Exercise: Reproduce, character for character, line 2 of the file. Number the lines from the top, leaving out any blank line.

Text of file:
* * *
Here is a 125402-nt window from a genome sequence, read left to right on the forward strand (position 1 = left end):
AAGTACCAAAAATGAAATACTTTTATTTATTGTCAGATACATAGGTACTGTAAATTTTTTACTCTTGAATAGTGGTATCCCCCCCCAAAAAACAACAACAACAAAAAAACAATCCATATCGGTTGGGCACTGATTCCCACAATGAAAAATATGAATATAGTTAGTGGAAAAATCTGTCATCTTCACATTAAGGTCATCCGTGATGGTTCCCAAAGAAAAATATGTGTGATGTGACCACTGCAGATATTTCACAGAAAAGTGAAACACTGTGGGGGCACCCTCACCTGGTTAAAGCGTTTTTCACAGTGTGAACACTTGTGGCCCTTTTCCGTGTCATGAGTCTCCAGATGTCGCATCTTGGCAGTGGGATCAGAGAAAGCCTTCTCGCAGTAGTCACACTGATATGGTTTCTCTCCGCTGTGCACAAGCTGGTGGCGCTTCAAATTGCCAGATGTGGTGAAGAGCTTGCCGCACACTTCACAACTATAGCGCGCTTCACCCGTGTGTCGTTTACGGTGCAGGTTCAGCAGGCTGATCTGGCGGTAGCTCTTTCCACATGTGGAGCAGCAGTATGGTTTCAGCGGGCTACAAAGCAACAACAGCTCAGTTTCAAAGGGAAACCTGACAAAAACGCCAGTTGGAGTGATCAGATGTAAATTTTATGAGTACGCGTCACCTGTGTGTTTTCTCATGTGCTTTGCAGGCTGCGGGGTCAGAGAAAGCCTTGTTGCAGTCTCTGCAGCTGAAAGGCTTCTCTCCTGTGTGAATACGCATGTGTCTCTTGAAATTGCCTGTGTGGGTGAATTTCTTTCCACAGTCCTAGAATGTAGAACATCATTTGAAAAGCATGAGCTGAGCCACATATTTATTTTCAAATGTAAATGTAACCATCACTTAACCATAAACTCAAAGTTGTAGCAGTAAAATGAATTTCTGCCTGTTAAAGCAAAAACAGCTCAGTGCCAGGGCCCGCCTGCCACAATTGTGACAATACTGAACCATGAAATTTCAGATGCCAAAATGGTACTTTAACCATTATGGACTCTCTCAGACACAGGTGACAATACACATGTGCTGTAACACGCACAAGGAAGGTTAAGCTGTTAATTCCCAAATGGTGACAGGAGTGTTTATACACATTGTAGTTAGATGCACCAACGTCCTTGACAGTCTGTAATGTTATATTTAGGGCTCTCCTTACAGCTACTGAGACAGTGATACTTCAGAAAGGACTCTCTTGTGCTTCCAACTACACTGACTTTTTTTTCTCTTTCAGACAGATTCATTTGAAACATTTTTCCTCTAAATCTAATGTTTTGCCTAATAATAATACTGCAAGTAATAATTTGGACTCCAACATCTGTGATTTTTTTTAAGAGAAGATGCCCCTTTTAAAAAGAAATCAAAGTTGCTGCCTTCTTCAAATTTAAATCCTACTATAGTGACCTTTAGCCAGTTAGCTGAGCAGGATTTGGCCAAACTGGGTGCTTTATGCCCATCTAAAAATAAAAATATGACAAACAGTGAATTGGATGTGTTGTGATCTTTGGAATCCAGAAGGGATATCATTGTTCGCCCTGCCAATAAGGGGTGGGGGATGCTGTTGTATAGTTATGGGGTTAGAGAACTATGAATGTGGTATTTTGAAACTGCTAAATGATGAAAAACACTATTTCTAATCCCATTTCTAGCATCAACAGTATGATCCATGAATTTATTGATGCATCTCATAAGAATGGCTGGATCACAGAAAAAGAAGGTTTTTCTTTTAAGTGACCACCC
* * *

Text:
AAGTACCAAAAATGAAATACTTTTATTTATTGTCAGATACATAGGTACTGTAAATTTTTTACTCTTGAATAGTGGTATCCCCCCCCAAAAAACAACAACAACAAAAAAACAATCCATATCGGTTGGGCACTGATTCCCACAATGAAAAATATGAATATAGTTAGTGGAAAAATCTGTCATCTTCACATTAAGGTCATCCGTGATGGTTCCCAAAGAAAAATATGTGTGATGTGACCACTGCAGATATTTCACAGAAAAGTGAAACACTGTGGGGGCACCCTCACCTGGTTAAAGCGTTTTTCACAGTGTGAACACTTGTGGCCCTTTTCCGTGTCATGAGTCTCCAGATGTCGCATCTTGGCAGTGGGATCAGAGAAAGCCTTCTCGCAGTAGTCACACTGATATGGTTTCTCTCCGCTGTGCACAAGCTGGTGGCGCTTCAAATTGCCAGATGTGGTGAAGAGCTTGCCGCACACTTCACAACTATAGCGCGCTTCACCCGTGTGTCGTTTACGGTGCAGGTTCAGCAGGCTGATCTGGCGGTAGCTCTTTCCACATGTGGAGCAGCAGTATGGTTTCAGCGGGCTACAAAGCAACAACAGCTCAGTTTCAAAGGGAAACCTGACAAAAACGCCAGTTGGAGTGATCAGATGTAAATTTTATGAGTACGCGTCACCTGTGTGTTTTCTCATGTGCTTTGCAGGCTGCGGGGTCAGAGAAAGCCTTGTTGCAGTCTCTGCAGCTGAAAGGCTTCTCTCCTGTGTGAATACGCATGTGTCTCTTGAAATTGCCTGTGTGGGTGAATTTCTTTCCACAGTCCTAGAATGTAGAACATCATTTGAAAAGCATGAGCTGAGCCACATATTTATTTTCAAATGTAAATGTAACCATCACTTAACCATAAACTCAAAGTTGTAGCAGTAAAATGAATTTCTGCCTGTTAAAGCAAAAACAGCTCAGTGCCAGGGCCCGCCTGCCACAATTGTGACAATACTGAACCATGAAATTTCAGATGCCAAAATGGTACTTTAACCATTATGGACTCTCTCAGACACAGGTGACAATACACATGTGCTGTAACACGCACAAGGAAGGTTAAGCTGTTAATTCCCAAATGGTGACAGGAGTGTTTATACACATTGTAGTTAGATGCACCAACGTCCTTGACAGTCTGTAATGTTATATTTAGGGCTCTCCTTACAGCTACTGAGACAGTGATACTTCAGAAAGGACTCTCTTGTGCTTCCAACTACACTGACTTTTTTTTCTCTTTCAGACAGATTCATTTGAAACATTTTTCCTCTAAATCTAATGTTTTGCCTAATAATAATACTGCAAGTAATAATTTGGACTCCAACATCTGTGATTTTTTTTAAGAGAAGATGCCCCTTTTAAAAAGAAATCAAAGTTGCTGCCTTCTTCAAATTTAAATCCTACTATAGTGACCTTTAGCCAGTTAGCTGAGCAGGATTTGGCCAAACTGGGTGCTTTATGCCCATCTAAAAATAAAAATATGACAAACAGTGAATTGGATGTGTTGTGATCTTTGGAATCCAGAAGGGATATCATTGTTCGCCCTGCCAATAAGGGGTGGGGGATGCTGTTGTATAGTTATGGGGTTAGAGAACTATGAATGTGGTATTTTGAAACTGCTAAATGATGAAAAACACTATTTCTAATCCCATTTCTAGCATCAACAGTATGATCCATGAATTTATTGATGCATCTCATAAGAATGGCTGGATCACAGAAAAAGAAGGTTTTTCTTTTAAGTGACCACCC